30.) What is the likelihood of either of the answers to the previous two questions happening?

I draw and write poetry when I have the time, so that happens quite often. At least several times in a month. As for the second one, it crosses my mind sometimes when I am looking at the art of other artists with so much more talent than me, and the feeling of despair rises up in the back of my throat. But I reassure myself that decisions take time, and that only God knows best what’s in store for me.
31.) Which of your answers would you most like to change?

I wish I didn’t procrastinate so much! Goes to say, this questionnaire took so much longer than it should have. If only I could learn to balance the work part of my brain with the playful one, then maybe I wouldn’t be rushing assignments all the time.
32.) What is your idea of mastery?

Mastery is when one reaches the highest level of an activity in which you can go no further, learn no more. To truly master an art, you have to be able to live it, breathe it, recite it in your sleep, until you have absorbed everything there is to know. I guess in this case, it would take a whole lot of time and practice to become the master of something!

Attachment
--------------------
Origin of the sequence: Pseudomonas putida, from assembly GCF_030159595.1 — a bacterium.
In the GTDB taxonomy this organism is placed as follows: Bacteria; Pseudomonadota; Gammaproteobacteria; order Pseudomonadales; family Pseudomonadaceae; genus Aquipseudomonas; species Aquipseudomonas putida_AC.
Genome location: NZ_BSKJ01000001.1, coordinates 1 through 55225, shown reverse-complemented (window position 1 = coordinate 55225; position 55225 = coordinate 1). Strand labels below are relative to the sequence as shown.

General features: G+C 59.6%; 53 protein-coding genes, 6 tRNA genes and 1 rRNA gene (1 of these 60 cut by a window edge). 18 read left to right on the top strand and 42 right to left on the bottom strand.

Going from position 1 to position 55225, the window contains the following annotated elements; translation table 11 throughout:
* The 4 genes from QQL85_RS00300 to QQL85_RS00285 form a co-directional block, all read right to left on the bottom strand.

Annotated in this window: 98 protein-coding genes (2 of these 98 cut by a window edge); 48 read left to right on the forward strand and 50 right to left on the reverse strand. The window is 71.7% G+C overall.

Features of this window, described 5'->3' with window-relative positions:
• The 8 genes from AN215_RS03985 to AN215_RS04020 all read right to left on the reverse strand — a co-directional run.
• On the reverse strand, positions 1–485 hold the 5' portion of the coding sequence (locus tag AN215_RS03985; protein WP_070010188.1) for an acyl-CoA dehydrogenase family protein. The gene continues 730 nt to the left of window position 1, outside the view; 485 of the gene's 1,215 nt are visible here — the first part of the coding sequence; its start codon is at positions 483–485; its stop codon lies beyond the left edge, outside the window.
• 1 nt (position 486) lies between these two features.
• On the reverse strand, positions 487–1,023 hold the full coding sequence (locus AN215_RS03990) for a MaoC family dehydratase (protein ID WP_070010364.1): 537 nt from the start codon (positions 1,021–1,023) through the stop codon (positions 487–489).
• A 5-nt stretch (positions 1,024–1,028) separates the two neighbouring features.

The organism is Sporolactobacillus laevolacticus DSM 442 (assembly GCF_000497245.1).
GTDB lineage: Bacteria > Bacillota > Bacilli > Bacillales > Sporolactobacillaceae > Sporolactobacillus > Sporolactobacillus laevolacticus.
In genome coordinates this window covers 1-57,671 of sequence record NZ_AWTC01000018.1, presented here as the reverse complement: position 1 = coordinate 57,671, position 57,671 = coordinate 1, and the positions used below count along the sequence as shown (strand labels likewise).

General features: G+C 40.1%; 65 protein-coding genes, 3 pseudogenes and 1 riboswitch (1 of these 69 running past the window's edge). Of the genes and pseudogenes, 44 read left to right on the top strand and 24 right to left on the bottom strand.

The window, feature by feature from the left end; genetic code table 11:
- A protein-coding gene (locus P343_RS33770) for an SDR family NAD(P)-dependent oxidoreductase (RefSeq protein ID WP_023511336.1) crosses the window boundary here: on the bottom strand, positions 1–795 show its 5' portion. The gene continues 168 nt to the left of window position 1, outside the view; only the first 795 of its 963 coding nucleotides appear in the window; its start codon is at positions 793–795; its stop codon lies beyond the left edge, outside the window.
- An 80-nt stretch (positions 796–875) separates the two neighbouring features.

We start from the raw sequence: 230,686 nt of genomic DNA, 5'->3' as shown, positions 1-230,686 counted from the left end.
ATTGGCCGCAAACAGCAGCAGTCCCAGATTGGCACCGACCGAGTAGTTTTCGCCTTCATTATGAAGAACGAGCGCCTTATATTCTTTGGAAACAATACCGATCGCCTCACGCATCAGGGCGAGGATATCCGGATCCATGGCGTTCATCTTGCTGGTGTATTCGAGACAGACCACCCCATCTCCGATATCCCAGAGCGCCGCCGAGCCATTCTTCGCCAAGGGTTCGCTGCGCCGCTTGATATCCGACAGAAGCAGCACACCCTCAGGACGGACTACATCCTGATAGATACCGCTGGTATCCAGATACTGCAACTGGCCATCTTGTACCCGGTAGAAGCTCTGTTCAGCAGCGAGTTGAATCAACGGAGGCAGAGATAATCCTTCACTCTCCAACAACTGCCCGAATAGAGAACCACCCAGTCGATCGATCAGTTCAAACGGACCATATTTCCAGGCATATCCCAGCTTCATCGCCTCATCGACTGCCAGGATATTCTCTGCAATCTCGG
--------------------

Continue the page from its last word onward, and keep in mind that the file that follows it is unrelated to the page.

33.) What is your greatest dream?

When it comes to settling down, I have difficulty staying in one spot. The reason I left my hometown is so that I could be in a new environment and encounter new people. Deciding to take art in university, that was the first step to discovering myself. I know that no matter what, I’ll have trouble finding the path I want to walk on for the rest of my life. My greatest dream would be to settle in somewhere, with someone that feels like home, and finally be able to say “This is where I belong”.